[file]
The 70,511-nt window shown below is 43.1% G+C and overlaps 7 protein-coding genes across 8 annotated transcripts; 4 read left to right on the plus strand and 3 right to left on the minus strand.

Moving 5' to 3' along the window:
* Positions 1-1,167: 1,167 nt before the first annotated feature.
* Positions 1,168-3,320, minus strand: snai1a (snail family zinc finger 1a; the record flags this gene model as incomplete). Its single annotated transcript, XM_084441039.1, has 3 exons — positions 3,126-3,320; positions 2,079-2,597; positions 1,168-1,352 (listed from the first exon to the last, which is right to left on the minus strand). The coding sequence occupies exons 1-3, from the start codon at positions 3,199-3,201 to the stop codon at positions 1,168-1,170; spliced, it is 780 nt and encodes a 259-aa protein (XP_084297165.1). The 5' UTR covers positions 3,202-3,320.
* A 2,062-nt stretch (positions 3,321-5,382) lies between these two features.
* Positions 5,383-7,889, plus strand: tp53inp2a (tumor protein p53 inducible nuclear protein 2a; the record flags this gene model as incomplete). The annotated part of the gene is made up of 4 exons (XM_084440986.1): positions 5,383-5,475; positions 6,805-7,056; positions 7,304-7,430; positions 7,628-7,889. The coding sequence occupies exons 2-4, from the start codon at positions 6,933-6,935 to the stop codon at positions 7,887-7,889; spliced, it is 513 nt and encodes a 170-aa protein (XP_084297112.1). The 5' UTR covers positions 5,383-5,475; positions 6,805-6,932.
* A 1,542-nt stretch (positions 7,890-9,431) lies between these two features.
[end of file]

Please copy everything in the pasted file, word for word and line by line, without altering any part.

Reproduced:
The 70,511-nt window shown below is 43.1% G+C and overlaps 7 protein-coding genes across 8 annotated transcripts; 4 read left to right on the plus strand and 3 right to left on the minus strand.

Moving 5' to 3' along the window:
* Positions 1-1,167: 1,167 nt before the first annotated feature.
* Positions 1,168-3,320, minus strand: snai1a (snail family zinc finger 1a; the record flags this gene model as incomplete). Its single annotated transcript, XM_084441039.1, has 3 exons — positions 3,126-3,320; positions 2,079-2,597; positions 1,168-1,352 (listed from the first exon to the last, which is right to left on the minus strand). The coding sequence occupies exons 1-3, from the start codon at positions 3,199-3,201 to the stop codon at positions 1,168-1,170; spliced, it is 780 nt and encodes a 259-aa protein (XP_084297165.1). The 5' UTR covers positions 3,202-3,320.
* A 2,062-nt stretch (positions 3,321-5,382) lies between these two features.
* Positions 5,383-7,889, plus strand: tp53inp2a (tumor protein p53 inducible nuclear protein 2a; the record flags this gene model as incomplete). The annotated part of the gene is made up of 4 exons (XM_084440986.1): positions 5,383-5,475; positions 6,805-7,056; positions 7,304-7,430; positions 7,628-7,889. The coding sequence occupies exons 2-4, from the start codon at positions 6,933-6,935 to the stop codon at positions 7,887-7,889; spliced, it is 513 nt and encodes a 170-aa protein (XP_084297112.1). The 5' UTR covers positions 5,383-5,475; positions 6,805-6,932.
* A 1,542-nt stretch (positions 7,890-9,431) lies between these two features.